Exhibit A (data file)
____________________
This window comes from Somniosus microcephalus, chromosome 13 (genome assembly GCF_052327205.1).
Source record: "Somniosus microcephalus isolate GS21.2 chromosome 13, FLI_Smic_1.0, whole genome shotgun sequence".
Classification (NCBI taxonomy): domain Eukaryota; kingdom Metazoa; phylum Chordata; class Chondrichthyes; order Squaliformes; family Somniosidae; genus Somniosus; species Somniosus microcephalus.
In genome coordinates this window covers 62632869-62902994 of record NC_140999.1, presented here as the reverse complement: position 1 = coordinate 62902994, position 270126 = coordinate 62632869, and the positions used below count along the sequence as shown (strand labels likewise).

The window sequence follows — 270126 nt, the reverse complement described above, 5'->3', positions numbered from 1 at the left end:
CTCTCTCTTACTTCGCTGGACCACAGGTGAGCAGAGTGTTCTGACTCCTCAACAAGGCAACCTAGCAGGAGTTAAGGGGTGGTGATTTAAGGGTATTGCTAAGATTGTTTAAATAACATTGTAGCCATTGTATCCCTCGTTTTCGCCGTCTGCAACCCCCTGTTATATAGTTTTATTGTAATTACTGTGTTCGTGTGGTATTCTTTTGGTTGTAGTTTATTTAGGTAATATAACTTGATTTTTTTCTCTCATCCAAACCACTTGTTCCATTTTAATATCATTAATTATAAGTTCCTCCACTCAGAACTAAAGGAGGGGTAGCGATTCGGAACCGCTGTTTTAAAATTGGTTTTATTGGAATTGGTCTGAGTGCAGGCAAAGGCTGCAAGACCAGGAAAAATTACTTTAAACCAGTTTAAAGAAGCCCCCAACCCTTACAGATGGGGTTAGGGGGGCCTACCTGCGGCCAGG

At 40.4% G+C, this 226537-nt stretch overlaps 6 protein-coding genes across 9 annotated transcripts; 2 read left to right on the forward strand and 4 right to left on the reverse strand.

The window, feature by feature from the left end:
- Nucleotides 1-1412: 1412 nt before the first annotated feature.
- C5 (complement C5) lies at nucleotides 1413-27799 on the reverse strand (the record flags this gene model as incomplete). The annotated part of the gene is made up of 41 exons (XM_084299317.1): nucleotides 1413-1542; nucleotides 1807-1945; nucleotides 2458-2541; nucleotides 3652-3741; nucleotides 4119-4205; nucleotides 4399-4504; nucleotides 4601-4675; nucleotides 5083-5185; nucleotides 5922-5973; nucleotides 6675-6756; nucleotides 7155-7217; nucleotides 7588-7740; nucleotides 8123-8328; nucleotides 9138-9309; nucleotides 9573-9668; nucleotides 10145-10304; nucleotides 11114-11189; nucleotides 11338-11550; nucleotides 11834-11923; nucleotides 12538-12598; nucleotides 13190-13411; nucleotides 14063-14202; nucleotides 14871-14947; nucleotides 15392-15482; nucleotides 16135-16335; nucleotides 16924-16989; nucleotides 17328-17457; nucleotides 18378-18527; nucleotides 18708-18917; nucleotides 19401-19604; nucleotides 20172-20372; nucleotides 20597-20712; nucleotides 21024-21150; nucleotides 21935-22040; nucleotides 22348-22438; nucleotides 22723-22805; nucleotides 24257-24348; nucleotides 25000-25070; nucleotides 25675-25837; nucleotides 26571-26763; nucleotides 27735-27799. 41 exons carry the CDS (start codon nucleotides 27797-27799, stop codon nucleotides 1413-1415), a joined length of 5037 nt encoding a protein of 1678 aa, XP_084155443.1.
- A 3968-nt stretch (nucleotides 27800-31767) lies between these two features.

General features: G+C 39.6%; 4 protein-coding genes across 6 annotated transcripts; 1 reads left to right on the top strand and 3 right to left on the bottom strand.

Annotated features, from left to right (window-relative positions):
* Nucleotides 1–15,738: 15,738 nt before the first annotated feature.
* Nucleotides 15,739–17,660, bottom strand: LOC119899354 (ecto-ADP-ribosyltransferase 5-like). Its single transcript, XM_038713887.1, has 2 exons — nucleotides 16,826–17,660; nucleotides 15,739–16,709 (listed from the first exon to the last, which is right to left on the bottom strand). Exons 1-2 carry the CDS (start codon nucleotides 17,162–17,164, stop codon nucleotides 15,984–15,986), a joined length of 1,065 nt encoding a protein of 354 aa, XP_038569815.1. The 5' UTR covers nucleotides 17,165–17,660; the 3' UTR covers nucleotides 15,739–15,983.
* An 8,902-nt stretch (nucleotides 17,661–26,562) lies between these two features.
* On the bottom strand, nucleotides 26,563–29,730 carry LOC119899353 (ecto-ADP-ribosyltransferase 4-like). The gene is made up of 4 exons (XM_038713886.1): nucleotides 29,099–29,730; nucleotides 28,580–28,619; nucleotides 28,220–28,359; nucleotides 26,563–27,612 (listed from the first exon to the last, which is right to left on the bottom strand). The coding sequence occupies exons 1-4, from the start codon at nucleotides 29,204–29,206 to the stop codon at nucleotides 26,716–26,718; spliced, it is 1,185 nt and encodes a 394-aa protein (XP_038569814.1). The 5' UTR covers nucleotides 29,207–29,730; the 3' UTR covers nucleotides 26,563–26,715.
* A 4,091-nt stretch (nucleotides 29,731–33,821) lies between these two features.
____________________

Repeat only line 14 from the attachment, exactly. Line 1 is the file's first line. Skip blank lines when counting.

* Nucleotides 1–15,738: 15,738 nt before the first annotated feature.